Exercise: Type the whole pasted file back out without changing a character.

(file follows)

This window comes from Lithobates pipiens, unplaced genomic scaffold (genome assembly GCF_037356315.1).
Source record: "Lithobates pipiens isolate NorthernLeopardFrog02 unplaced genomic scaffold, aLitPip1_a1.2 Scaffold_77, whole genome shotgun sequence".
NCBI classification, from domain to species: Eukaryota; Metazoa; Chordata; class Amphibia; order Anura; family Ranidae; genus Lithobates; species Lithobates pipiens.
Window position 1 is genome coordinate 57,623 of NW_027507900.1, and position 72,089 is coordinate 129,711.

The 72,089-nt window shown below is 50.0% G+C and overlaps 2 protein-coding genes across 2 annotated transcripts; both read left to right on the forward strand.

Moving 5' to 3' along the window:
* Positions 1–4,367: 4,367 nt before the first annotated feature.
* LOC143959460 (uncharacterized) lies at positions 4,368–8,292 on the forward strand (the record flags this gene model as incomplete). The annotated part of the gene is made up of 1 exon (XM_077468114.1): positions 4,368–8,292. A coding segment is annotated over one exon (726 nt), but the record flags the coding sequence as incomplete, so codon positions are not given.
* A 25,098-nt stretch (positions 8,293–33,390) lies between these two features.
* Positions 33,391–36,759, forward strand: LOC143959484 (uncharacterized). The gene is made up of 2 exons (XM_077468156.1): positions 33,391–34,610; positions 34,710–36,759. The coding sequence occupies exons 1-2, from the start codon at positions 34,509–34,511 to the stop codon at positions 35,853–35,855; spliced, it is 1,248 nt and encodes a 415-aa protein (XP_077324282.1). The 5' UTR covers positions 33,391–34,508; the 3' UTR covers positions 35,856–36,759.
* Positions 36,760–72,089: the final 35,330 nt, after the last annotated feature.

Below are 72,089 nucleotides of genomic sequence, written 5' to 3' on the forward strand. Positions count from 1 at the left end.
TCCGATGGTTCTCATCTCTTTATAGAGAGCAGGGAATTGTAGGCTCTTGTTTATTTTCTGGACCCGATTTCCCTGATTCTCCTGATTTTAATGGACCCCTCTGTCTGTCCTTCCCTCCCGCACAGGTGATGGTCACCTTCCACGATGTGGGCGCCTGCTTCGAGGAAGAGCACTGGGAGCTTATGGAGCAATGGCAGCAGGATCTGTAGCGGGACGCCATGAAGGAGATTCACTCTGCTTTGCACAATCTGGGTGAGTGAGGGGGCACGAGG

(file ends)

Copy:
This window comes from Lithobates pipiens, unplaced genomic scaffold (genome assembly GCF_037356315.1).
Source record: "Lithobates pipiens isolate NorthernLeopardFrog02 unplaced genomic scaffold, aLitPip1_a1.2 Scaffold_77, whole genome shotgun sequence".
NCBI classification, from domain to species: Eukaryota; Metazoa; Chordata; class Amphibia; order Anura; family Ranidae; genus Lithobates; species Lithobates pipiens.
Window position 1 is genome coordinate 57,623 of NW_027507900.1, and position 72,089 is coordinate 129,711.

The 72,089-nt window shown below is 50.0% G+C and overlaps 2 protein-coding genes across 2 annotated transcripts; both read left to right on the forward strand.

Moving 5' to 3' along the window:
* Positions 1–4,367: 4,367 nt before the first annotated feature.
* LOC143959460 (uncharacterized) lies at positions 4,368–8,292 on the forward strand (the record flags this gene model as incomplete). The annotated part of the gene is made up of 1 exon (XM_077468114.1): positions 4,368–8,292. A coding segment is annotated over one exon (726 nt), but the record flags the coding sequence as incomplete, so codon positions are not given.
* A 25,098-nt stretch (positions 8,293–33,390) lies between these two features.
* Positions 33,391–36,759, forward strand: LOC143959484 (uncharacterized). The gene is made up of 2 exons (XM_077468156.1): positions 33,391–34,610; positions 34,710–36,759. The coding sequence occupies exons 1-2, from the start codon at positions 34,509–34,511 to the stop codon at positions 35,853–35,855; spliced, it is 1,248 nt and encodes a 415-aa protein (XP_077324282.1). The 5' UTR covers positions 33,391–34,508; the 3' UTR covers positions 35,856–36,759.
* Positions 36,760–72,089: the final 35,330 nt, after the last annotated feature.

Below are 72,089 nucleotides of genomic sequence, written 5' to 3' on the forward strand. Positions count from 1 at the left end.
TCCGATGGTTCTCATCTCTTTATAGAGAGCAGGGAATTGTAGGCTCTTGTTTATTTTCTGGACCCGATTTCCCTGATTCTCCTGATTTTAATGGACCCCTCTGTCTGTCCTTCCCTCCCGCACAGGTGATGGTCACCTTCCACGATGTGGGCGCCTGCTTCGAGGAAGAGCACTGGGAGCTTATGGAGCAATGGCAGCAGGATCTGTAGCGGGACGCCATGAAGGAGATTCACTCTGCTTTGCACAATCTGGGTGAGTGAGGGGGCACGAGG